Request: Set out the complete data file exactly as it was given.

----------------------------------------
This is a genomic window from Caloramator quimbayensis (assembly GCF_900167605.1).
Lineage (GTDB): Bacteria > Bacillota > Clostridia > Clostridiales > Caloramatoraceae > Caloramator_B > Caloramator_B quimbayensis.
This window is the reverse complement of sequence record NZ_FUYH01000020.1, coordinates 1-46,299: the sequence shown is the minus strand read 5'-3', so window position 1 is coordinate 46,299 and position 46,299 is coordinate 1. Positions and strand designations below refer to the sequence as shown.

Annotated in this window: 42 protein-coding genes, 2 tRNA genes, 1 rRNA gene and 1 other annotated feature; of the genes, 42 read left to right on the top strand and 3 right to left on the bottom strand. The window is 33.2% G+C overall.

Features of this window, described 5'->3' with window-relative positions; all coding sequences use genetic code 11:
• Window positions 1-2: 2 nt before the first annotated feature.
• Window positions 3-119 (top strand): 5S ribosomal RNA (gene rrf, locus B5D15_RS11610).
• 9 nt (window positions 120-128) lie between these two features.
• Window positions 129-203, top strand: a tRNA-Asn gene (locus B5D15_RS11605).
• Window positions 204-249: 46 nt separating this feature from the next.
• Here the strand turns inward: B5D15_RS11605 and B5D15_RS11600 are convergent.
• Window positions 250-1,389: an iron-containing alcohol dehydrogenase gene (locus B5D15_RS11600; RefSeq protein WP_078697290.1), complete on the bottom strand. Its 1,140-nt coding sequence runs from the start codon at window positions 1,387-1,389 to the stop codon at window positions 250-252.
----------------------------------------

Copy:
This is a genomic window from Caloramator quimbayensis (assembly GCF_900167605.1).
Lineage (GTDB): Bacteria > Bacillota > Clostridia > Clostridiales > Caloramatoraceae > Caloramator_B > Caloramator_B quimbayensis.
This window is the reverse complement of sequence record NZ_FUYH01000020.1, coordinates 1-46,299: the sequence shown is the minus strand read 5'-3', so window position 1 is coordinate 46,299 and position 46,299 is coordinate 1. Positions and strand designations below refer to the sequence as shown.

Annotated in this window: 42 protein-coding genes, 2 tRNA genes, 1 rRNA gene and 1 other annotated feature; of the genes, 42 read left to right on the top strand and 3 right to left on the bottom strand. The window is 33.2% G+C overall.

Features of this window, described 5'->3' with window-relative positions; all coding sequences use genetic code 11:
• Window positions 1-2: 2 nt before the first annotated feature.
• Window positions 3-119 (top strand): 5S ribosomal RNA (gene rrf, locus B5D15_RS11610).
• 9 nt (window positions 120-128) lie between these two features.
• Window positions 129-203, top strand: a tRNA-Asn gene (locus B5D15_RS11605).
• Window positions 204-249: 46 nt separating this feature from the next.
• Here the strand turns inward: B5D15_RS11605 and B5D15_RS11600 are convergent.
• Window positions 250-1,389: an iron-containing alcohol dehydrogenase gene (locus B5D15_RS11600; RefSeq protein WP_078697290.1), complete on the bottom strand. Its 1,140-nt coding sequence runs from the start codon at window positions 1,387-1,389 to the stop codon at window positions 250-252.